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National Responsible Fatherhood Clearinghouse
The Benefits of Reading to Your Children
Reading to your children from an early age will help them become interested in reading – and children who enjoy reading tend to do better in school and have more employment opportunities as adults! Children often become interested in reading by watching and mimicking their parents or participating in child-parent reading routines. Reading and telling stories to your children is not just good for them, it’s fun for dad too. It provides a positive way to stay involved in your children’s lives and creates memories to share with them as they get older.
Read every day.
It doesn’t matter what you read (books, magazines, comics, blogs), but make an effort to read, preferably something you enjoy, every single day. Your children will see you reading and the will become more interested in reading along and with you. Hopefully you will enjoy it, too!
Read words aloud to your children.
When you’re out and about together, sound out the name of your street and point to the sign; when you’re eating breakfast, do the same with words on the cereal box. This can help children learn new words, connect words with how they’re written, and understand spelling concepts.
Think of reading or storytelling as a bonding experience.
You can start talking to them during their first weeks of life. As you read to them, ask questions about the story (e.g., “Why did Jack do that?” “How many birds do you see in that picture?”). Young children love hearing the same story over and over again. Even before they learn to read they’ll start learning the story and will be able to tell you what’s happening on each page.
If you’d rather tell stories than read, do that!
Make it interactive by having your children help you develop a make-believe story, or recite back a story you have told them before, recite nursery rhymes or jingles, tell stories about when you were young, or check out books of photographs and talk about the pictures.
Use “Mad Libs” with school aged children.
Mad Libs are activities where children make up a story by adding words in the blanks without knowing the story beforehand. The result is a funny, silly story that fathers and children can enjoy reading after the story is “written.”
Use apps and technology.
If you have a smartphone or tablet, there are apps you can use to build your child’s literacy skills, for examples, go to fatherhood.gov and type “apps” into the search box.
Let your kids pick books that are interesting to them.
They may prefer picture books to start with. They may like stories about animals, sports, children, adventures, mysteries, or just about anything you can imagine. Whatever catches their interest, you can join them and enjoy the experience together.
Know that the quality of the time you spend with your children matters more than they quantity.
You might not have as much time as you’d like with your children because of work, living arrangements, or other difficulties. Don’t stress about that – think about ways you can have fun and help them learn while you’re together through playing, reading , and storytelling. Reading time, especially bedtime reading routines, provides important, non-physical bonding opportunities for you and your children. It gives your children a chance to reflect on their day and share stories and ideas with you.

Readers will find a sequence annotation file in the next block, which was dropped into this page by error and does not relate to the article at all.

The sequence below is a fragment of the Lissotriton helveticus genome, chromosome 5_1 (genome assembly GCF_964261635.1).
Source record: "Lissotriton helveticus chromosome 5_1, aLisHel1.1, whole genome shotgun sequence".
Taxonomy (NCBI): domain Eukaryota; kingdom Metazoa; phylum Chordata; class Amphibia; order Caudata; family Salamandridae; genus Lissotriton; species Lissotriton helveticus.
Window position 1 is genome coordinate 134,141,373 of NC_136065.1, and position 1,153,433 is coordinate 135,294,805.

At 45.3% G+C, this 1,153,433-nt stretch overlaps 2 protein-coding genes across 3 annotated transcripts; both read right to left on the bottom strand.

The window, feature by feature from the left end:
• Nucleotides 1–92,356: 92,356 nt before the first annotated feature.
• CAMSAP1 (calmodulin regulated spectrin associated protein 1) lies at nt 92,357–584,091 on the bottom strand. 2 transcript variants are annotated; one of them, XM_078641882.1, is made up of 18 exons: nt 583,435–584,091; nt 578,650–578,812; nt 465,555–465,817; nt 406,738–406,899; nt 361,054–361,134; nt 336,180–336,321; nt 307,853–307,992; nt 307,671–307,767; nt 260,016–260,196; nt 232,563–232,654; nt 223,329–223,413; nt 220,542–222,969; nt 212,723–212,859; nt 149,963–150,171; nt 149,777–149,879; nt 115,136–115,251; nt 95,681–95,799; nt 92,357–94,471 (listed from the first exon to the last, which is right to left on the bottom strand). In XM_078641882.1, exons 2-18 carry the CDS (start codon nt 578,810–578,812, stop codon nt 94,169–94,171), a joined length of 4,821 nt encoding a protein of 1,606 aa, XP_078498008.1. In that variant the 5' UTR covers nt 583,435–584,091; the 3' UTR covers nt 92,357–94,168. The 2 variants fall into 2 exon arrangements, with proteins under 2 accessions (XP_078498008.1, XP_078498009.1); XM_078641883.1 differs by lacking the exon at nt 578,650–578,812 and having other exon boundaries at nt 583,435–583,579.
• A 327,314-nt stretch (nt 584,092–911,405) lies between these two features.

Read with your school aged children even if you do not share a residence with them.
you can read to your child over the phone, through FaceTime, or Skype. Or, get a copy of their favorite or school-assigned book and read along with them.
Go with your instincts.
Introduce new words; ask them to explain what the words mean; and encourage them to enunciate a word more clearly. This type of interaction helps them learn how to communicate more effectively and makes you special in their eyes!
Looking for ideas? Check out these books!
Night Driving by John Coy
From Head to Toe by Eric Carle
Guess How Much I Love You by Sam McBratney
We’re Going on a Bear Hunt by Michael Rosan and Susan Oxenbury
Resources for Dads
- Top 100 Children’s Books of All-Time: www.childrensbooksguide.com.
- www.pbs.org/parents/education provides Reading Tips with ideas and activities to help you and your kids have fun. The website includes Bookfinder, which helps you find books based on the age and interests of you child.
- www.guysread.com is a web-based literacy program for boys with the goal of helping boys become self-motivated, lifelong readers. Similarly, the mission of www.boysread.org is to transform boys into lifelong readers. Both of these websites provide lists of books that boys like to read.
- The Department of Education provides reading resources for parents: www.2.ed.gov/parents/read.
- The Reading Rockets website, www.readingrockets.org, provides printable guides and videos from the public television series Launching Young Readers for parents and teachers.
- www.scholastic.com has a Resource Center with resources broken down by age and reading level of child.
- The Reading is Fundamental website, www.rif.org, provides booklists, articles, and activities.
- Dolly Parton’s imagination library, www.imaginationlibrary.com, is a program that provides children with a selected book each month.
- Public libraries provide large selections of children’s book to borrow for free, simply type “local library” into any internet search engine to find one close to you.